Purpose: The purpose of this study was to determine magnitudes of differences for anthropometric and athletic performance scores between high school and elite college-level American football players. Method: Participants included high school-age (n = 3,666) athletes who participated in American football combines, as well as elite college-level (n = 5,537) athletes who participated in the National Football League (NFL) scouting combine. Combine data included position; height; weight; 10-, 20-, and 40-yard dash; pro-agility (PA); L-cone drill (LC); vertical jump (VJ); and broad jump (BJ). Athletes were separated into their respective position group, defensive back (DB), wide receiver (WR), linebacker (LB), quarterback (QB), running back (RB), tight end (TE), defensive line (DL), and offensive line (OL) for analysis of performance differences. Percent differences for each dependent variable were calculated to quantify magnitudes of differences. Results: NFL combine participants scored 3% to 25% better on all measurements, with the largest differences between weight and VJ (14%–25%). Conclusion: The largest measurement-specific differences between high school-age and elite college-level American football players were body size and power. Although it may seem intuitive that elite college-level players would perform better, these data provide a unique perspective to high school players, parents, and coaches, giving new information to use when designing measurement-specific athletic development programs. Thus, strength and conditioning professionals may benefit from emphasizing increases in muscle mass and power output in strength and conditioning programs.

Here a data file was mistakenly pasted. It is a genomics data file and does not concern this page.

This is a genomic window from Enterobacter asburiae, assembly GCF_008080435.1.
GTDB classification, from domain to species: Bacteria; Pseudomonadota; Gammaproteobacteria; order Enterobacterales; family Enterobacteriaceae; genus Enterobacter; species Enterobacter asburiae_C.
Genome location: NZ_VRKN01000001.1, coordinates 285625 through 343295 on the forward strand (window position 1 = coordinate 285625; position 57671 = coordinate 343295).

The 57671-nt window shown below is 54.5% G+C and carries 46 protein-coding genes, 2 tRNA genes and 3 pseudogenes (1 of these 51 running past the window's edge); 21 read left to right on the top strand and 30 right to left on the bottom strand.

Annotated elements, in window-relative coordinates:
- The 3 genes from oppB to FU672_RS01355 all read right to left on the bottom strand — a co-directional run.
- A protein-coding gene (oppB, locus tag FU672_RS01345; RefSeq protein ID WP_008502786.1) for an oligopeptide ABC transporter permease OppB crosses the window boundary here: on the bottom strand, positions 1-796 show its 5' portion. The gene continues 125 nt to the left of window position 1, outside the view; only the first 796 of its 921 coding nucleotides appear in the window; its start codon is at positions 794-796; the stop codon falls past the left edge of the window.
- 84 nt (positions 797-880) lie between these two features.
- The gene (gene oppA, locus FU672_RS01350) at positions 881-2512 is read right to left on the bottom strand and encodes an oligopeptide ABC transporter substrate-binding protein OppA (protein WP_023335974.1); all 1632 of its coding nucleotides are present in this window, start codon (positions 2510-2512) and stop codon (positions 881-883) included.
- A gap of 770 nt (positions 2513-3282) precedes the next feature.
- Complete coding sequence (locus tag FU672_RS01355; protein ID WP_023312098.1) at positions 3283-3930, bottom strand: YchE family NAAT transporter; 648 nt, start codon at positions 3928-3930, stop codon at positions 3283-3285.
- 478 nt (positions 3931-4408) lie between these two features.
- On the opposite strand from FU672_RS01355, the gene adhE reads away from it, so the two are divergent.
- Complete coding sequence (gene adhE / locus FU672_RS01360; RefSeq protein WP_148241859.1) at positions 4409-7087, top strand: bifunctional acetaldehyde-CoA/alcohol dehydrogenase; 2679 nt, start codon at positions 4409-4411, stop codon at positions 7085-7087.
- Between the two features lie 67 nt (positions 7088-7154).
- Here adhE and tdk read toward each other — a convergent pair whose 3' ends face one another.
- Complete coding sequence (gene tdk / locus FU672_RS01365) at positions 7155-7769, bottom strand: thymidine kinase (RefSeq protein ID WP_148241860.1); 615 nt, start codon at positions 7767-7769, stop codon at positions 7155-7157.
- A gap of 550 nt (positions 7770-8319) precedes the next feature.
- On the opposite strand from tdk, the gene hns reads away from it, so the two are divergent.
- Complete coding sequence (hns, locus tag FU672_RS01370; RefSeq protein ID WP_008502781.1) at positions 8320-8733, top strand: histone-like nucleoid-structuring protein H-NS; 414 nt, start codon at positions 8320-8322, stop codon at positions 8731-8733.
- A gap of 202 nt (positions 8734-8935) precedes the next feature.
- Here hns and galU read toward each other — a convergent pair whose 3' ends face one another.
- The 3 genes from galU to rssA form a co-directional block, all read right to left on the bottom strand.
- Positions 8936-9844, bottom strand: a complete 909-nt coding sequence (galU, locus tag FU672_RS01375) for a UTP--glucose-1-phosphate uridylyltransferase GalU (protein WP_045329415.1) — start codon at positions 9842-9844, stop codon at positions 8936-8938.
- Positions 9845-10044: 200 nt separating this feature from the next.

ASJC Scopus subject areas
- Orthopedics and Sports Medicine
- Physical Therapy, Sports Therapy and Rehabilitation